When the second series came to an end, cast and crew wanted to produce more shows but at that point there were no more books - and Graham refused to allow BBC scriptwriters to come up with their own tales. But for his avid readers there was more to come. Winston Graham created new generations of the legendary Cornish family. The Stranger From The Sea (1981) took the saga into the 19th Century, followed by The Miller’s Dance (1982), The Loving Cup (1984), The Twisted Sword (1990) and Bella Poldark in 2002, the year before his death. The first series of the 2015 adaptation focuses on his first two books - leaving plenty more stories for future shows.

But it is the 1970s - and now the 2015 version - TV series that most people recognise when they think of Poldark. In both there are wonderful landscape shots that provided a stunning backdrop to Winston Graham’s storylines – all providing a boost to the region’s tourism. Whether Church Cove, Gunwalloe on The Lizard, Charlestown, which stood in for the city of Truro, Porthgwarra or Levant Mine which became Ross Poldark’s fictional Wheal Leisure.

Clearly, Graham’s literary talent wasn’t limited to the Poldark series. He penned dozens of other books during his prolific career, the most successful of which was Marnie in 1964. The story centres on the life of a troubled young woman who steals and changes her identity while trying to escape the employers she has duped. Marnie was made into a film which was directed by Alfred Hitchcock and starred Tippi Hedren and Sean Connery. Five of Graham’s other novels were filmed, including Take My Life and The Walking Stick, while Marnie was also adapted for the stage in 2001.

But it was undoubtedly the Poldark series for which Winston Graham will be remembered. Seventy years since the first publication of Ross Poldark, the vivid description of the rough, harsh Cornish landscape and the intriguing contrast of rich and poor in the 18th Century continue to entertain, inform and inspire.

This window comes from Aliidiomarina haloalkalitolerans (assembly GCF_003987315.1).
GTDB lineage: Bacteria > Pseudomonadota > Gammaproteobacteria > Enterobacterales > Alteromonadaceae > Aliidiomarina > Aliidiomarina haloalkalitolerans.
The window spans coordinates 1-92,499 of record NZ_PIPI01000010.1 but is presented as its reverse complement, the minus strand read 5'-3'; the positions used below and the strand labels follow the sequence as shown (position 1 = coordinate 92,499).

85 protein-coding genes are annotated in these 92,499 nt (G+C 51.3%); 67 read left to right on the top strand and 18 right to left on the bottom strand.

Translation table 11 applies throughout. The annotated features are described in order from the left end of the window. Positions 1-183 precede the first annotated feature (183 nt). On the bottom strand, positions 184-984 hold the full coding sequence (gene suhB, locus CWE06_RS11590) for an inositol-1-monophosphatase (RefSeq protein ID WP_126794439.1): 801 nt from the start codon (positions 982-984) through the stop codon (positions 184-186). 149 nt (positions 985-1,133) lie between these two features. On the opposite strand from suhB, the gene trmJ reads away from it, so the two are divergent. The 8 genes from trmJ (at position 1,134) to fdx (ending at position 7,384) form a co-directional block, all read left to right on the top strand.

Scottish-based author C A Hope spent years researching her own historical novel based on social reformers at a New Lanarkshire textiles mill and cites Winston Graham’s Cornish novels as her main inspiration. I have the entire Poldark series in pride of place on my bookshelf, beside The Walking Stick and Marnie,’ she tells me. They’re there so I can easily dip into them and wallow in the era. No one catches the everyday lifestyle of that time as well as Graham, in my opinion. He makes you feel you’re there and that he’s actually been there and is just recounting it to you. All the simple, everyday aspects of life in those times are referred to or described so unpretentiously.’

Hope especially likes the way Graham used dialect to reflect the class of the character. Many sections of his Poldark novels feature conversations with few clear directives to announce who is saying what. But readers can figure it out because the characters literally have a different way of speaking, which is logical because people working in a mine wouldn’t have spoken in the Queen’s English. Graham had a talent for doing this, meaning that you could identify the difference between Prudy or Judd without the need to be constantly told who is doing the talking.

The beauty of Poldark today is that it’s still possible to visit the landscapes that inspired Winston Graham and continue to be used to such good effect by the BBC.

And with this latest adaptation - and the books still selling well - there is no sign that the saga’s popularity will wane any time soon.

This feature first appeared in the April issue of Cornwall Life